The Choir of The Queen's Free Chapel of St George, Windsor Castle, was in sublime form for The Wedding. Below, listen to them sing If Ye Love Me by Tallis, and Guide Me, O Thou Great Redeemer with a stonking descant written by the Director of Music, James Vivian, and brilliant organ accompaniment. Thanks to Sky News for that bit of truly important information. I watched the BBC broadcast live and no mention there of the descant ... it really was a woeful performance by the BBC (granted, ITV were worse). Instead, the BBC gave us all sorts of other information: And that lady in green is HM The Queen (gosh, really?) And she was wearing stockings designed by X. I ask you, inanity taken to absurd levels.
The Bride impressed greatly with her respect for the choir - she took the time to look sideways at the choir when they were singing. What beautiful manners.
I was privileged to attend this broadcast ... opportunities to see Cleobury in action in such situations will diminish, as he has announced his retirement, to take effect next year.
At last week's evensong, we heard an extract from a setting of the Stabat Mater of Lassus, Palestrina's glorious setting of the same work, and settings of the Magnificat and Nunc Dimittis by T.L. de Victoria.
Allegri's Miserere (with trebles dynamically improvising in place of the usual static run of "high Cs" - though we do get some of these as well, even two at once) at the Ash Wednesday Evensong from New College, Oxford under Quinney. My word the men sing the chant parts superbly. And here is a clip of Palestrina's motet Peccantem me quotidie:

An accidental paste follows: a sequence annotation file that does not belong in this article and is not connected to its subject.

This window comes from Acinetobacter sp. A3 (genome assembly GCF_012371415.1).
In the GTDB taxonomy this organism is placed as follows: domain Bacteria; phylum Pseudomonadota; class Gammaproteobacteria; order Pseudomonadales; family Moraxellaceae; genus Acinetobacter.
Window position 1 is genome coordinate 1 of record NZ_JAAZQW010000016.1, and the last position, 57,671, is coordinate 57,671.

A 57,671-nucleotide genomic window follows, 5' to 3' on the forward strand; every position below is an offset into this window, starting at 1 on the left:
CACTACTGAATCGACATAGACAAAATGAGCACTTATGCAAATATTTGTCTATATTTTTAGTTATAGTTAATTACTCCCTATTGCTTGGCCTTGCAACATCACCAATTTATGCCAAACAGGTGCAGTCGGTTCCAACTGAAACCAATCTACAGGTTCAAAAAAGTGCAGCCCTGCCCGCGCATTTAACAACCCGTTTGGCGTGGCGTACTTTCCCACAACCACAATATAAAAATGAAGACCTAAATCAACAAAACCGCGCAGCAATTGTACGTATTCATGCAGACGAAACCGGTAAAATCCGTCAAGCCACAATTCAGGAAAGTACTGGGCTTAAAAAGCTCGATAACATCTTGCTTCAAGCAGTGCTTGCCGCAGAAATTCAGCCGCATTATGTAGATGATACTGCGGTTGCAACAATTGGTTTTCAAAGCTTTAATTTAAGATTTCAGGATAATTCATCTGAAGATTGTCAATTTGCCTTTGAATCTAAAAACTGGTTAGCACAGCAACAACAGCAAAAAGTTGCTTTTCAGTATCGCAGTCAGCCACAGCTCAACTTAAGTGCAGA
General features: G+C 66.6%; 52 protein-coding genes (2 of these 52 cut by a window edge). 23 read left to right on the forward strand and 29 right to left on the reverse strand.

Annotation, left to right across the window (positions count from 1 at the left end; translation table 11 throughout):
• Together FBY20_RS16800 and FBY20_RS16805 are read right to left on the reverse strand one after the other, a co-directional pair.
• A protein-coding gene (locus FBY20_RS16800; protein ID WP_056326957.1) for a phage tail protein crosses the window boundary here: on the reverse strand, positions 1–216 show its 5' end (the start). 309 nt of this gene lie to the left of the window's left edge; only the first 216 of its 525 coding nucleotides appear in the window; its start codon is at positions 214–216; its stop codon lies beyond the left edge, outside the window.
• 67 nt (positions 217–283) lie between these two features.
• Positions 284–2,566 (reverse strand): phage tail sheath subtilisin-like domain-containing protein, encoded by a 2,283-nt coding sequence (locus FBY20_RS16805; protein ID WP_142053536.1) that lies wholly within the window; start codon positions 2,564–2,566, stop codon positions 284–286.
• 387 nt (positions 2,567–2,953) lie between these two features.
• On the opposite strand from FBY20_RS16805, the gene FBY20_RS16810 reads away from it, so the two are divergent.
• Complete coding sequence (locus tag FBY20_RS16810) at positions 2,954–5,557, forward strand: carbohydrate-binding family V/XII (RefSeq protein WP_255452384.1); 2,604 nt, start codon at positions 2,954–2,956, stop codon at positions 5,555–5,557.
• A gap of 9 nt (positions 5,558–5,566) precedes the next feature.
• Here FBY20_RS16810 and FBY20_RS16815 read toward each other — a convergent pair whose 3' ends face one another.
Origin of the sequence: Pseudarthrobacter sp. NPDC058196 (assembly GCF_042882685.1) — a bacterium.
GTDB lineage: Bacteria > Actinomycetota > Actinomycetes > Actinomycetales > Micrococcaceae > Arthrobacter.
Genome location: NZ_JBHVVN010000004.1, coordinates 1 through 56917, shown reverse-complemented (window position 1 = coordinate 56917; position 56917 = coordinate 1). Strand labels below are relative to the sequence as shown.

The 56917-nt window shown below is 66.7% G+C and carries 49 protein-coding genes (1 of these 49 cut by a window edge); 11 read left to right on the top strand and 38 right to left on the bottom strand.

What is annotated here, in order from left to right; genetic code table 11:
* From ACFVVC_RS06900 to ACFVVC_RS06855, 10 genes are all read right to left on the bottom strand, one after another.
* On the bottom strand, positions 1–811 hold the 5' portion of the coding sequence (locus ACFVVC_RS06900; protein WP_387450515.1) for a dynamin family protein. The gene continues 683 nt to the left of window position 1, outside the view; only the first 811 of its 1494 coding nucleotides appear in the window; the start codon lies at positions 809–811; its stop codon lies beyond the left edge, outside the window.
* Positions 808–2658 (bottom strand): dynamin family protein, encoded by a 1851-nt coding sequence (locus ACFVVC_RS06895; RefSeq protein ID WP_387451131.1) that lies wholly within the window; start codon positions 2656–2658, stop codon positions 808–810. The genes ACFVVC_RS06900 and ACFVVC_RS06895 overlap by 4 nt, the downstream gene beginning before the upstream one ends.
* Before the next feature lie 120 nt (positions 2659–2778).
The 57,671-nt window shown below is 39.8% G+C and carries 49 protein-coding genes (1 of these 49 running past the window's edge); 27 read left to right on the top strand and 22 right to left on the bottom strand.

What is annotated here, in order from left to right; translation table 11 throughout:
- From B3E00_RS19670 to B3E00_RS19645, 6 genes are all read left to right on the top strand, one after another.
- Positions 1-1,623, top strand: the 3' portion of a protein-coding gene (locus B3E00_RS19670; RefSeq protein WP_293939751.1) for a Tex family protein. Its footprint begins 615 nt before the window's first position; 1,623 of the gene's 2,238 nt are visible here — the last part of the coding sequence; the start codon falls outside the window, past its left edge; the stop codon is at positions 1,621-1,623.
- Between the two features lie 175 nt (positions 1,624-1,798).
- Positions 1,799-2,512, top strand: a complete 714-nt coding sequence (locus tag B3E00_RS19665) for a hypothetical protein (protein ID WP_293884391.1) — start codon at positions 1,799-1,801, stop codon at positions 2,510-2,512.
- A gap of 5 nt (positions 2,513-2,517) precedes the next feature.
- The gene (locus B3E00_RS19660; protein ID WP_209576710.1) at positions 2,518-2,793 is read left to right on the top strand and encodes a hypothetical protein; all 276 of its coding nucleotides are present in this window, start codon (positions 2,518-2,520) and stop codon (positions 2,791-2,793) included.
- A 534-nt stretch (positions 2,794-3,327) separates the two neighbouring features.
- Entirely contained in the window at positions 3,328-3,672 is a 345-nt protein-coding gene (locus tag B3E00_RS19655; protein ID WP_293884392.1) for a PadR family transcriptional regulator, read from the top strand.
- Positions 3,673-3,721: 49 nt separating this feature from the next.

St John's College, Cambridge are not unique in making their sung services available as web-casts, but I have yet to find a college who makes it so easily accessible (and easy to skip to different parts of the service). Here the Gentlemen of the Choir beautifully sing the Byrd three part Mass, and Durufle's Ubi Caritas.
Of particular importance, we hear the polyphonic Credo and Sanctus - what a shame these are "forbidden" (or as good as) in the Roman Rite.
The Sistine Screamers, as this choir had in recent decades (and not unfairly) been nicknamed, has been completely re-built and scarcely resembles its (recent) former self. It has now made a handful of recordings with the august Deutsche Grammophon, each release providing further evidence of this choir's total transformation from cacophonous rabble to an elegant, refined and homogeneous chorus angelorum, and it is well on the way to becoming a truly top-shelf liturgical choir (again), as one would expect of the pope's own choir! DoM, Monsignor Palombella explains, in the videos below, a bit about the choir's present day incarnation (for instance, the choir now employs professional men from around the globe, and the boys' singing schedule seems to be rigorous indeed). Added to which, the DoM seems to be in the habit of exploring the Vatican's musical archives for long forgotten manuscripts. How nice to see, also, that composers other than Palestrina (and Perosi) are now again given prominence by this choir. Wonderful indeed to hear. I'll certainly be hoping for this latest CD in my stocking!
William Christie conducted a dazzling performance by the Choir and Orchestra of the Age of Enlightenment (not his own Les Arts Florissants). Five starts without doubt.
I reviewed a performance by the Westminster Abbey Choir from last year. That was an underwhelming performance of this work if ever there was one. Christie, however, has the exact measure of this work, and what a delight it was to hear. You can do so yourself below.